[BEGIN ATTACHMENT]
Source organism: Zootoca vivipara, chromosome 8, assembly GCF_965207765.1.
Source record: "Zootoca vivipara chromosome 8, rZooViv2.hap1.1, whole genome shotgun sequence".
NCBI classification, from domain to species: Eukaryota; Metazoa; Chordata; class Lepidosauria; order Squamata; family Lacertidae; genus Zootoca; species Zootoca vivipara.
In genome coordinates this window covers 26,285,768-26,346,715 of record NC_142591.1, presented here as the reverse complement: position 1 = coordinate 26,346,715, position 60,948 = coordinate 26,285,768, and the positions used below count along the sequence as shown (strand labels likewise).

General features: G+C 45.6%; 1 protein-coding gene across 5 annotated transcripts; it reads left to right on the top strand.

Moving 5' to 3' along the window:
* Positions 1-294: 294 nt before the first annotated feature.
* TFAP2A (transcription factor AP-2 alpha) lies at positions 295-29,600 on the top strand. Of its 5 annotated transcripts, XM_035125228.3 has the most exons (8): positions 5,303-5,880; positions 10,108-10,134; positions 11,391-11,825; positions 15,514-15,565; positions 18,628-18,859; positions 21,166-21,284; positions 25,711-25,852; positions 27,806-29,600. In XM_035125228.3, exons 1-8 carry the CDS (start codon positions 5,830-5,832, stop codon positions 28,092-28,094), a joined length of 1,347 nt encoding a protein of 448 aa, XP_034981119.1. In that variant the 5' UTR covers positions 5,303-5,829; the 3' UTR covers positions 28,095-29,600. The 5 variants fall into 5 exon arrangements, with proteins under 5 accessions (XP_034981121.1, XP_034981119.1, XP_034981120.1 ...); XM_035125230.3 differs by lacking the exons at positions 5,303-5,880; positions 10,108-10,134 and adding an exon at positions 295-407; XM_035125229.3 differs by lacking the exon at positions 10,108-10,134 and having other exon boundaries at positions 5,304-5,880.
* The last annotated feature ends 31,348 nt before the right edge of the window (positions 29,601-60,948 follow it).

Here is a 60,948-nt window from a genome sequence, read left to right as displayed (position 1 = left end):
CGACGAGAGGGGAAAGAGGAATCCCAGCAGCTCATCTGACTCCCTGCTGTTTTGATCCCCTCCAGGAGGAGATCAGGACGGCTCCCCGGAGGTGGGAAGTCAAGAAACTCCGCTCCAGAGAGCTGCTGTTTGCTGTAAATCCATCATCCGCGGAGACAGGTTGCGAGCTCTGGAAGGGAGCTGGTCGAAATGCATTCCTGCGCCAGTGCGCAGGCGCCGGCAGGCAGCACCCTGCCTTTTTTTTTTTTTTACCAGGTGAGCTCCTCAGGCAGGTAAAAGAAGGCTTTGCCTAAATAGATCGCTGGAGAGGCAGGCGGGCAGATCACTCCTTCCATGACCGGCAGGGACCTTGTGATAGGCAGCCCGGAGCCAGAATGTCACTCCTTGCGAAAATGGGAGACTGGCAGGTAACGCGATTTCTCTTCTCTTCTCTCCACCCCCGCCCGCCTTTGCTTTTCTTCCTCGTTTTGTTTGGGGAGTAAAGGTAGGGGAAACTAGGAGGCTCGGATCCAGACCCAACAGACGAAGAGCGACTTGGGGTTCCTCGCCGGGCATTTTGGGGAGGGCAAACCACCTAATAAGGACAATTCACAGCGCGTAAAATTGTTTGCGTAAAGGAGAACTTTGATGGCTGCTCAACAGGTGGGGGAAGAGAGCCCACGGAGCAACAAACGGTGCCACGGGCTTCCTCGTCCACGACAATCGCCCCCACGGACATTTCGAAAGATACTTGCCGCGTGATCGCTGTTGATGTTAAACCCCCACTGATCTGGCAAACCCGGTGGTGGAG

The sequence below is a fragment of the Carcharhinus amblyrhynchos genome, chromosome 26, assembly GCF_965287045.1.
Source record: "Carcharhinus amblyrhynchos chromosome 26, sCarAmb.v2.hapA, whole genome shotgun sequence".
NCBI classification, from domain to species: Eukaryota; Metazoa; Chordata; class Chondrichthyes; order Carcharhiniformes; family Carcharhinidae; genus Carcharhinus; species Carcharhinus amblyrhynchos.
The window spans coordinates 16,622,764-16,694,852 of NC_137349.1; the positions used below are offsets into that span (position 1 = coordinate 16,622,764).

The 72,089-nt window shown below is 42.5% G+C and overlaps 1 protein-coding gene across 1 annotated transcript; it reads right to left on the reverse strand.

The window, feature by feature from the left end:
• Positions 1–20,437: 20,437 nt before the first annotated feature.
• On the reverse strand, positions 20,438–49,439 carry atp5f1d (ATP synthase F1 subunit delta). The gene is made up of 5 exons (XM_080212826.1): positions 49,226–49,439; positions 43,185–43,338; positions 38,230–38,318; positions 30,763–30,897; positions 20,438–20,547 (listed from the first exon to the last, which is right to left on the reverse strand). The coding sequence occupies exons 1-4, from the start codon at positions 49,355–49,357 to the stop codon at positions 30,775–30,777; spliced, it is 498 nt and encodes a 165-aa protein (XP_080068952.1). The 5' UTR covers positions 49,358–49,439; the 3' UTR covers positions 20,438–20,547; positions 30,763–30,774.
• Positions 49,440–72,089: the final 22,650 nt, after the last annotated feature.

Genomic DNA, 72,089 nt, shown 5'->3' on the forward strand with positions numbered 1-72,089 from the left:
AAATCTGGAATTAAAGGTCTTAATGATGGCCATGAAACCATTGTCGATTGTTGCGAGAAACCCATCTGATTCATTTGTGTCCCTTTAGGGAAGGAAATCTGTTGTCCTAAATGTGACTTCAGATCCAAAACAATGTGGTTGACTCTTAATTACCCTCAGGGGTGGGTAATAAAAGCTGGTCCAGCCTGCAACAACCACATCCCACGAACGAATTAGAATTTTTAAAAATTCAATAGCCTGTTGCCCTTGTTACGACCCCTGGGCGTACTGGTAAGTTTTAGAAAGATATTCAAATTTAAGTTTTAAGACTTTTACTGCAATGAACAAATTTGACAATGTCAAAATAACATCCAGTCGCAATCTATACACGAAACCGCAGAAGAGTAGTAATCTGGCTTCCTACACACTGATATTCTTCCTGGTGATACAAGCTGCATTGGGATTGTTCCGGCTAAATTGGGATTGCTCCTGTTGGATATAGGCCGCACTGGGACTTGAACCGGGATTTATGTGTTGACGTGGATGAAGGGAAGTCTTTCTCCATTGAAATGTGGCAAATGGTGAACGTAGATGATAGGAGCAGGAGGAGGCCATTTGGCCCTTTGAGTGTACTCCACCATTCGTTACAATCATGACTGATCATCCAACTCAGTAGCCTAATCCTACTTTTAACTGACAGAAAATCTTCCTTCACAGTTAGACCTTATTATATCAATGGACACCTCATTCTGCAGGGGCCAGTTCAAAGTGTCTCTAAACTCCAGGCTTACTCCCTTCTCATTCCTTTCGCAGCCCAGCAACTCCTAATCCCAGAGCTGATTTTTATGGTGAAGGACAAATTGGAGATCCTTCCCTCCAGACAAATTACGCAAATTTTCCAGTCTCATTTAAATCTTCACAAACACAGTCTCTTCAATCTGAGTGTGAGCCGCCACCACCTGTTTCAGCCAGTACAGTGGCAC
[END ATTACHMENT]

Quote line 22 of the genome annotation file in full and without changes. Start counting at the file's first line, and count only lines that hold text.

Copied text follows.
AAATCTGGAATTAAAGGTCTTAATGATGGCCATGAAACCATTGTCGATTGTTGCGAGAAACCCATCTGATTCATTTGTGTCCCTTTAGGGAAGGAAATCTGTTGTCCTAAATGTGACTTCAGATCCAAAACAATGTGGTTGACTCTTAATTACCCTCAGGGGTGGGTAATAAAAGCTGGTCCAGCCTGCAACAACCACATCCCACGAACGAATTAGAATTTTTAAAAATTCAATAGCCTGTTGCCCTTGTTACGACCCCTGGGCGTACTGGTAAGTTTTAGAAAGATATTCAAATTTAAGTTTTAAGACTTTTACTGCAATGAACAAATTTGACAATGTCAAAATAACATCCAGTCGCAATCTATACACGAAACCGCAGAAGAGTAGTAATCTGGCTTCCTACACACTGATATTCTTCCTGGTGATACAAGCTGCATTGGGATTGTTCCGGCTAAATTGGGATTGCTCCTGTTGGATATAGGCCGCACTGGGACTTGAACCGGGATTTATGTGTTGACGTGGATGAAGGGAAGTCTTTCTCCATTGAAATGTGGCAAATGGTGAACGTAGATGATAGGAGCAGGAGGAGGCCATTTGGCCCTTTGAGTGTACTCCACCATTCGTTACAATCATGACTGATCATCCAACTCAGTAGCCTAATCCTACTTTTAACTGACAGAAAATCTTCCTTCACAGTTAGACCTTATTATATCAATGGACACCTCATTCTGCAGGGGCCAGTTCAAAGTGTCTCTAAACTCCAGGCTTACTCCCTTCTCATTCCTTTCGCAGCCCAGCAACTCCTAATCCCAGAGCTGATTTTTATGGTGAAGGACAAATTGGAGATCCTTCCCTCCAGACAAATTACGCAAATTTTCCAGTCTCATTTAAATCTTCACAAACACAGTCTCTTCAATCTGAGTGTGAGCCGCCACCACCTGTTTCAGCCAGTACAGTGGCAC